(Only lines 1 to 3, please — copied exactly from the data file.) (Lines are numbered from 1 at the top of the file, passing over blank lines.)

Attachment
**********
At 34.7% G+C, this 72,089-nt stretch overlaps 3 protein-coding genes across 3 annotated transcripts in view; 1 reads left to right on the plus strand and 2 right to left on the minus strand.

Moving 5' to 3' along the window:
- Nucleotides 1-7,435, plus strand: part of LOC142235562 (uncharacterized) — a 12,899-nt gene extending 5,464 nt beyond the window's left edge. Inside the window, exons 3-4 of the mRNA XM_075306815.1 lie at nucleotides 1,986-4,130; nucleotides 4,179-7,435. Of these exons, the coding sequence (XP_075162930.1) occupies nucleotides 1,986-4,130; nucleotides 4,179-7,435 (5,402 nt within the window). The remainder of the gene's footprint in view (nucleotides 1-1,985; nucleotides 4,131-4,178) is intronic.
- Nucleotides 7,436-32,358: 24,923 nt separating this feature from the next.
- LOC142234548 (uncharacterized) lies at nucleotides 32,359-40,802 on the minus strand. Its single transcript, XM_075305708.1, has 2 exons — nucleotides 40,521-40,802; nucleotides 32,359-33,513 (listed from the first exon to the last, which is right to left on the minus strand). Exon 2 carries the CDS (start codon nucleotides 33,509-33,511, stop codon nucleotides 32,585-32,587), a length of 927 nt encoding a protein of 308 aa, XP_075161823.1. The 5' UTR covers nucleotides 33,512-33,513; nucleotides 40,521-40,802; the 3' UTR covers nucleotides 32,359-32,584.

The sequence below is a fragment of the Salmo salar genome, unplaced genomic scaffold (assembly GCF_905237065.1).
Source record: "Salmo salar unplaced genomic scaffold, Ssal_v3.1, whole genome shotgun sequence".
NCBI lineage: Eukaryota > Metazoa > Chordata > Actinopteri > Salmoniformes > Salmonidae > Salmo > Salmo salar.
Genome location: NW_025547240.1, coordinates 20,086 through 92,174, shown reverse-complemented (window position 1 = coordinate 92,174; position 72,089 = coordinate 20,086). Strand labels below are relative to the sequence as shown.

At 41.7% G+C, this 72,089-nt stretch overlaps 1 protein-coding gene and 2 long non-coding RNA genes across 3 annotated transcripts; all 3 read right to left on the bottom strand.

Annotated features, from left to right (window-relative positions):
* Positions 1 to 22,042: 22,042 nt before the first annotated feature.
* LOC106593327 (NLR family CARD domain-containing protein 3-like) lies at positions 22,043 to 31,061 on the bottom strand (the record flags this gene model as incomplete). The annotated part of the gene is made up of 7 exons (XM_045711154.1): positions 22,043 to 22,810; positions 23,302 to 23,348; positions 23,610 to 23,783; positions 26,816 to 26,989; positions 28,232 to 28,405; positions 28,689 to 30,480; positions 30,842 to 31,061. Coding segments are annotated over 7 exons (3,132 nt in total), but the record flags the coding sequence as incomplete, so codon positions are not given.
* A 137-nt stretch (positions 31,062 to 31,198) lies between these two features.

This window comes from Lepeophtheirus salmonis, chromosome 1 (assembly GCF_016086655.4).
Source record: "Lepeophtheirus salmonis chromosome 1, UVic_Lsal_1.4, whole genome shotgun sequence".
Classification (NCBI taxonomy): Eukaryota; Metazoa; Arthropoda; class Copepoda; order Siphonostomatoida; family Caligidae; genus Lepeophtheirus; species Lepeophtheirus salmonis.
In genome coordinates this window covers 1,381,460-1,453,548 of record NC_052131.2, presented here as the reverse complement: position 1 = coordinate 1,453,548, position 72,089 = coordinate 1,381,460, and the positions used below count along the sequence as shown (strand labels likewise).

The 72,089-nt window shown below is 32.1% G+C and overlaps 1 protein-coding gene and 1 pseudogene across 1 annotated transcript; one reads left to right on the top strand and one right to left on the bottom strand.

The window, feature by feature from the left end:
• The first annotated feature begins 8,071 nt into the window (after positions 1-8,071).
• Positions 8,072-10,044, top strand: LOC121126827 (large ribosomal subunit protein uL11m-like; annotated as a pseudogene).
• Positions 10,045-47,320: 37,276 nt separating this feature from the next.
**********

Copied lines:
At 34.7% G+C, this 72,089-nt stretch overlaps 3 protein-coding genes across 3 annotated transcripts in view; 1 reads left to right on the plus strand and 2 right to left on the minus strand.

Moving 5' to 3' along the window:
- Nucleotides 1-7,435, plus strand: part of LOC142235562 (uncharacterized) — a 12,899-nt gene extending 5,464 nt beyond the window's left edge. Inside the window, exons 3-4 of the mRNA XM_075306815.1 lie at nucleotides 1,986-4,130; nucleotides 4,179-7,435. Of these exons, the coding sequence (XP_075162930.1) occupies nucleotides 1,986-4,130; nucleotides 4,179-7,435 (5,402 nt within the window). The remainder of the gene's footprint in view (nucleotides 1-1,985; nucleotides 4,131-4,178) is intronic.